In the end, GMOs are antithetical to the kind of regenerative food system we desperately need to feed a growing population on a warming planet. Improving soil health, protecting biodiversity and curbing greenhouse gasses are critical initiatives to support human wellbeing. GMOs move us in the opposite direction, towards monocrops, homogeneity and chemical dependence.

The cultural impacts of GMOs

Some of the most damning impacts of an industrialized and engineered food system are cultural and social. Food is a basic human need. It's also a crucial element of the social fabric of communities worldwide. We gather for feasts and celebrations, expressing cultural identities through the food we share. Traditionally people ate globally diverse diets to reflect our cultural backgrounds. However, the types of foods we consume have consolidated over time to become more homogenous worldwide.  

Last fall, author Diane Wilson talked with the Non-GMO Project about her book "The Seed Keeper" as part of our Speaker Series. Her novel explores Indigenous food sovereignty through the stories of four Native American women and the loss of traditional foods and cultural practices after colonization. "A very important part of the culture was displaced when tribes were moved onto reservations" and lost access to their foods.

"You move people onto reservations, you give them commodity foods that come in a sack, so it's high starch high fat, and immediately you see a shift in both the spiritual and the physical health of people and the emotional wellbeing because it's very compromising to your sense of self as an Indigenous person to be living in this way."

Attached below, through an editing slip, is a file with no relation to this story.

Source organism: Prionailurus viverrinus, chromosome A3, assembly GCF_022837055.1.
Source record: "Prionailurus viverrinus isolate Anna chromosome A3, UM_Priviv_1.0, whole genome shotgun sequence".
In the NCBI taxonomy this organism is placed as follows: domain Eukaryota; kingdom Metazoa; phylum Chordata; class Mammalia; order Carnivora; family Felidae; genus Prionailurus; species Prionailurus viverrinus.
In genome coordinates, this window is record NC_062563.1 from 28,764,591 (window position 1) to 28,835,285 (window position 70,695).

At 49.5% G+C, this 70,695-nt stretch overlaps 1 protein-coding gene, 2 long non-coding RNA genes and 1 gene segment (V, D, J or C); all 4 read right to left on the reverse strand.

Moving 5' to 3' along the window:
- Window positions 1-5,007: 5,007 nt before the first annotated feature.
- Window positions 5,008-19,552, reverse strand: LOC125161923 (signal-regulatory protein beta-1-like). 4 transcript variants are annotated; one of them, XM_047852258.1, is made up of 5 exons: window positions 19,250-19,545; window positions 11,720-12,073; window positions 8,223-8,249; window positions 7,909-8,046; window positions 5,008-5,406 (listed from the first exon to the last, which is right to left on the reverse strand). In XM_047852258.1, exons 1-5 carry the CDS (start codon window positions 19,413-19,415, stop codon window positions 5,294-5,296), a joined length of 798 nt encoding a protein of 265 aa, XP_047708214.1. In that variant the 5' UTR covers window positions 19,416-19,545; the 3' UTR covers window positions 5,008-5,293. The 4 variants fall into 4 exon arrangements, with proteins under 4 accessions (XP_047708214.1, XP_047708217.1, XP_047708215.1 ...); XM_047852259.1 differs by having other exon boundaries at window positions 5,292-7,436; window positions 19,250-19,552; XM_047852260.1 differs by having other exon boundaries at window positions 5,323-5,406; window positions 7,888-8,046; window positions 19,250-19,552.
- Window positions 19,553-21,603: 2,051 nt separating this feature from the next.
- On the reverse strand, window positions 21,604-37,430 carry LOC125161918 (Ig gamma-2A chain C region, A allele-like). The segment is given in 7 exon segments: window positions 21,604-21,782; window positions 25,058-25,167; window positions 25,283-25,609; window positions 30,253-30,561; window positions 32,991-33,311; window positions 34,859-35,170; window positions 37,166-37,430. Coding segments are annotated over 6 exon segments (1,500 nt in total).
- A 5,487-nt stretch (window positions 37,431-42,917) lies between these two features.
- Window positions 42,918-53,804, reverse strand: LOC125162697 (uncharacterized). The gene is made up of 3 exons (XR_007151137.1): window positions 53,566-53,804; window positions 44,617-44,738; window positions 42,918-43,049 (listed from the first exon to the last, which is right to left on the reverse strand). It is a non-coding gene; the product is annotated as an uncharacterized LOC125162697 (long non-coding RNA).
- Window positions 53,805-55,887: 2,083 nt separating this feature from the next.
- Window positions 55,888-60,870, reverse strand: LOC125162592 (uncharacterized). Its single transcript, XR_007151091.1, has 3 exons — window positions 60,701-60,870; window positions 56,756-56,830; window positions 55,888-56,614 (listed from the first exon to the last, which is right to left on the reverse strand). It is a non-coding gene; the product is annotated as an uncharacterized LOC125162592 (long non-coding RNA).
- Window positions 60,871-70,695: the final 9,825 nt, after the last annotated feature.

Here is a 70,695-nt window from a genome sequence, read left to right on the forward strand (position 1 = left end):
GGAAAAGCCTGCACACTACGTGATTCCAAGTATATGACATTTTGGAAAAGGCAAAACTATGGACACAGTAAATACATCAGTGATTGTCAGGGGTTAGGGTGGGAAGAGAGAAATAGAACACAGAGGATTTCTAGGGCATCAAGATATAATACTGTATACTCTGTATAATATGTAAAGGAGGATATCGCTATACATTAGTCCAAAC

Wilson is enrolled on the Rosebud Reservation, and she works as part of the growing movement to restore Indigenous food sovereignty. "We're reclaiming that old relationship… and we're rebuilding the health of our communities by returning to those traditional foods."

Respecting and restoring food's cultural and social significance and the stewardship of natural resources goes beyond Indigenous communities. "It actually impacts all of us," says Wilson. "The work we've been doing in Indigenous communities has some great teaching and lessons for all of us."

New GMOs, new risks

Since the Non-GMO Project was established in 2007, the field of biotechnology has changed. New GMOs created with emerging and evolving techniques such as gene editing and synthetic biology are flooding the market — and with new technology comes unique risks. 

Because these new techniques work in different ways than those used to produce traditional GMOs, they face fewer regulatory hurdles. Many products made from new GMOs won't require disclosure under the USDA's new bioengineered (BE) food labeling law, and that doesn't help keep shoppers informed about what's in their food. 

The technology behind some new GMOs is cheaper and more accessible than traditional biotechnology techniques — there are even DIY CRISPR gene-editing kits for the at-home enthusiast! With fewer barriers to entry, fewer hurdles in the regulatory field and massive investment from venture capitalists supporting new GMO research, our work at the Non-GMO Project is more important than ever.